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Benefits of humor

It doesn’t take much to start feeling the benefits of humor.

You don’t have to laugh out loud; being quietly and privately amused also has benefits. For that matter, just smiling for no reason at all can improve your mood.

Benefits of humor

Benefits of humor

We don’t need scientists to tell us that laughing is fun and makes us feel better. Research is verifying that humor has many of the positive effects that funny people have long suspected.

Researchers have found that you can even “act as if” you are feeling an emotion—say, happiness or irritation—by arranging your face in a smile or a frown, and you are likely to feel that emotion. In a classic study, participants were instructed to hold a felt-tip marker in their mouths in a way that caused their facial muscles to be formed into a smile or a frown. While holding the marker this way, they were asked to view comic strips and say how funny they found them. Those whose facial muscles were mimicking a smile found the same comics funnier than those whose facial muscles were set into a frown.

Physical benefits of mirth and laughter:

  • Increased endorphins and dopamine
  • Increased relaxation response
  • Reduced pain
  • Reduced stress


Cognitive benefits of humor and mirth:

  • Increased creativity
  • Improved problem-solving ability
  • Enhanced memory (for humorous material)
  • Increased ability to cope with stress, by providing an alternative, less serious perspective on one’s problems


Emotional benefits of humor and mirth:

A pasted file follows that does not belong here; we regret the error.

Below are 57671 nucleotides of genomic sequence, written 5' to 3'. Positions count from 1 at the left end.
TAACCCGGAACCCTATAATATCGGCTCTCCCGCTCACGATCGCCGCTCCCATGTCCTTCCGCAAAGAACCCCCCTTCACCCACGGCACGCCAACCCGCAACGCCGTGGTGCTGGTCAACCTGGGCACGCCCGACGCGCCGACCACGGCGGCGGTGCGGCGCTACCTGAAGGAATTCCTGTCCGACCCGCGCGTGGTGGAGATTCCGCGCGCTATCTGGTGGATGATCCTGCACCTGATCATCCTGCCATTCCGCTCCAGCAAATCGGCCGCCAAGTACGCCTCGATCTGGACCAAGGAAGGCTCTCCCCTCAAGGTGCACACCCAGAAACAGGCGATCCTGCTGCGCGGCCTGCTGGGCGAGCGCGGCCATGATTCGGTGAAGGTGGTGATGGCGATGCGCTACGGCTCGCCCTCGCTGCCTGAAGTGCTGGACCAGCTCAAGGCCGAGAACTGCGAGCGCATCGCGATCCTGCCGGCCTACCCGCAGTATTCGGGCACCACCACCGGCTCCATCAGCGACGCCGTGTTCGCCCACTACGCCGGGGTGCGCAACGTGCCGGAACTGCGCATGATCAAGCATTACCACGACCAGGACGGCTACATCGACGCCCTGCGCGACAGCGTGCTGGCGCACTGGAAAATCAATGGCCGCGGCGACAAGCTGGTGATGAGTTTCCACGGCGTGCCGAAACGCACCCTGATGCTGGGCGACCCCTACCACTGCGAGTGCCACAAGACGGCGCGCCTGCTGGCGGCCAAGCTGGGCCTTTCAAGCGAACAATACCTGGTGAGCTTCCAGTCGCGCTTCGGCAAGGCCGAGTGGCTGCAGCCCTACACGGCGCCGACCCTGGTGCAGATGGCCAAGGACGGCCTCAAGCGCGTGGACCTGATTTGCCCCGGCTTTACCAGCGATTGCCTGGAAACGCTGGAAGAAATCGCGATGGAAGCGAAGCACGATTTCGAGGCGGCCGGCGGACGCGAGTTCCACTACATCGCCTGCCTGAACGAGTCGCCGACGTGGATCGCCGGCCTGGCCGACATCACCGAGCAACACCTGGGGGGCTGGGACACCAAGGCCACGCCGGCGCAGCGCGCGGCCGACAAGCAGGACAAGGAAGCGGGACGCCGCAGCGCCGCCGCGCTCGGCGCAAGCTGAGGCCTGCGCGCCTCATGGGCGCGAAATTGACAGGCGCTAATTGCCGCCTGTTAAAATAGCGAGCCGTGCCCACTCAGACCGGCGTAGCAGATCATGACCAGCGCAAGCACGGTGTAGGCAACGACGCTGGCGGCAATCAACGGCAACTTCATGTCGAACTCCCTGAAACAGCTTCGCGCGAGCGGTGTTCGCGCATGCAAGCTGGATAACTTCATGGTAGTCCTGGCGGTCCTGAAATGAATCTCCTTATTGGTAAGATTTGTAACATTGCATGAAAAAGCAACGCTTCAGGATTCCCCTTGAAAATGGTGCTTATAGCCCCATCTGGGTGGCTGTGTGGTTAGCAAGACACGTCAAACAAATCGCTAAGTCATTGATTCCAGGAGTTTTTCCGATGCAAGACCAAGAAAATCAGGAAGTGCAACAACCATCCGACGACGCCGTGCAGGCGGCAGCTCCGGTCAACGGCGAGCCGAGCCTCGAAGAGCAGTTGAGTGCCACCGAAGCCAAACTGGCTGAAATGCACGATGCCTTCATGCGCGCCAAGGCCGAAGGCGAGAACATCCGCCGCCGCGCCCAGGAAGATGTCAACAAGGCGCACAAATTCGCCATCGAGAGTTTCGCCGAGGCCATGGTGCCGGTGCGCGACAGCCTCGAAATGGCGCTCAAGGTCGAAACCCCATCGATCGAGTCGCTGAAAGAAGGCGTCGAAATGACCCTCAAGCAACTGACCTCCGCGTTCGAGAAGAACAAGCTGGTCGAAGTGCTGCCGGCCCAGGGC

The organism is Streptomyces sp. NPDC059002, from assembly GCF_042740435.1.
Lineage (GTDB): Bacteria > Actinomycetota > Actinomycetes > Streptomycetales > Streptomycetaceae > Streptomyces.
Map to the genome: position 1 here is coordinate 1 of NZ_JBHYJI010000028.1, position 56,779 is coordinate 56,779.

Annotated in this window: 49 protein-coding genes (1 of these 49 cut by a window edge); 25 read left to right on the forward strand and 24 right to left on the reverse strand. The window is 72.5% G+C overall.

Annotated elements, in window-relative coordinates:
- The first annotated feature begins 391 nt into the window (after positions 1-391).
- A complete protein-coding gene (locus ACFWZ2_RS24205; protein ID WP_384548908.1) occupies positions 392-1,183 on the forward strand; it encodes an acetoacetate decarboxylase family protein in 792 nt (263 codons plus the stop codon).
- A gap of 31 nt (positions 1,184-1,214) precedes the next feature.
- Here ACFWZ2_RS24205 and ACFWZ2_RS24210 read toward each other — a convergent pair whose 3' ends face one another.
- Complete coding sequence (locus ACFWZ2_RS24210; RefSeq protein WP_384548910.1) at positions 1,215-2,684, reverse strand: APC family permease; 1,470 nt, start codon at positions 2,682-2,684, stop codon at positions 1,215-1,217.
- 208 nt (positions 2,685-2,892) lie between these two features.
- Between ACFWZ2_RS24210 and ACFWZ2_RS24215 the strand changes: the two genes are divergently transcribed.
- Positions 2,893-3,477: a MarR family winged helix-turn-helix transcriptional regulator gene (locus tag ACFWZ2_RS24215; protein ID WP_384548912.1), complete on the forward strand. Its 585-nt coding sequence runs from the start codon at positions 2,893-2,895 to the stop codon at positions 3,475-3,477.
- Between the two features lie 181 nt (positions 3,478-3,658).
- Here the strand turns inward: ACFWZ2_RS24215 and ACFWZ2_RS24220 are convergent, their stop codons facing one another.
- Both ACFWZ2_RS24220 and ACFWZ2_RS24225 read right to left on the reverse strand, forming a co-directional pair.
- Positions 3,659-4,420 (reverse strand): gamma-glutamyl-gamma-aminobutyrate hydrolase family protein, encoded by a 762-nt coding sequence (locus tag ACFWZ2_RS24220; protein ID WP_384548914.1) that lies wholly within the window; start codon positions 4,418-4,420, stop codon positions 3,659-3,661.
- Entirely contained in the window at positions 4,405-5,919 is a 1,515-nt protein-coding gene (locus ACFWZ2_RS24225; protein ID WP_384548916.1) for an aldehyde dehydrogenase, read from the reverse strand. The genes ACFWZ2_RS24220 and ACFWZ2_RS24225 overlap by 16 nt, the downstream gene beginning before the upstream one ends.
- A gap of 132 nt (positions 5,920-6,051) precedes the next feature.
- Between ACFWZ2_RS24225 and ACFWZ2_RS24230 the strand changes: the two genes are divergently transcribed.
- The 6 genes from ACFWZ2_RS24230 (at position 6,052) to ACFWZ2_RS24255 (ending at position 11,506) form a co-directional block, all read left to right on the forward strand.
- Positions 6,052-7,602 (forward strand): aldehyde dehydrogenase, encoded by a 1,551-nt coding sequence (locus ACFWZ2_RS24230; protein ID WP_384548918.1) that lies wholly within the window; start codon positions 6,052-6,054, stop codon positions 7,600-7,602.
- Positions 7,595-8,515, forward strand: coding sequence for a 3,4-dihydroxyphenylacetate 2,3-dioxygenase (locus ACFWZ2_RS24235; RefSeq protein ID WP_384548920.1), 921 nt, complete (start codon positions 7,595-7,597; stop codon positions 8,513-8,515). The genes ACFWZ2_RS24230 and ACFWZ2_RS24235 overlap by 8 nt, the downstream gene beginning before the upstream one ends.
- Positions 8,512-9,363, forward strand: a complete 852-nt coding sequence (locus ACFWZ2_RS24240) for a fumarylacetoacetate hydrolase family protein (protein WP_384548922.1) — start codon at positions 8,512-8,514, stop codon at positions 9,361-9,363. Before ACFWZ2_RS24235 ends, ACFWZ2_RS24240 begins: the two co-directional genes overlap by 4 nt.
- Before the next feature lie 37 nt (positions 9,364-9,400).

• Elevated mood and feelings of well-being
  • Reduced depression, anxiety, and tension
  • Increased self-esteem and resilience
  • Increased hope, optimism, energy, and vigor


Social benefits of humor and mirth:

  • Bonding with friends and family
  • Reinforcement of group identity and cohesiveness
  • Increased friendliness and altruism
  • Increased attractiveness to others
  • Happier marriages and close relationships


Laughing out loud, being quietly amused, anticipating something funny, and even forcing a smile or chuckle can all lead to increases in positive emotions and neutralize negative emotions, which can help keep us on the “upward spiral” to greater happiness.



Sources:
"How Humor Makes You Friendlier, Sexier," Scientific American
WellSphere, Stanford University
The How of Happiness, by Sonja Lyubomirsky, Ph. D.
Positivity, by Barbara L. Fredrickson, Ph. D.
"Humor, Laughter, and Physical Health." Martin, R. A. Psychological Bulletin, 127(4).
"Is Laughter the Best Medicine?" Martin, R. A. Current Directions in Psychological Science, 11(6).
"What Everyone Should Know about Humor & Laughter." Berk, R.
"The Psychology of Humor." Martin, R. A.
"Humor and Life Stress." Lefcourt, H. M., et al.
"Positive Affect as a Source of Human Strength." Isen, A. M. A Psychology of Human Strengths.
"Humor in Marital Adjustment." Rust, J., et al. Humor: International Journal of Humor Research, 2(3).
"Humor and Creativity." O'Quin, K., et al. The Creativity Handbook.
"Effects of humor on sentence memory." Schmidt, S. R. Journal of Experimental Psychology: Learning, Memory, & Cognition, 20(4).

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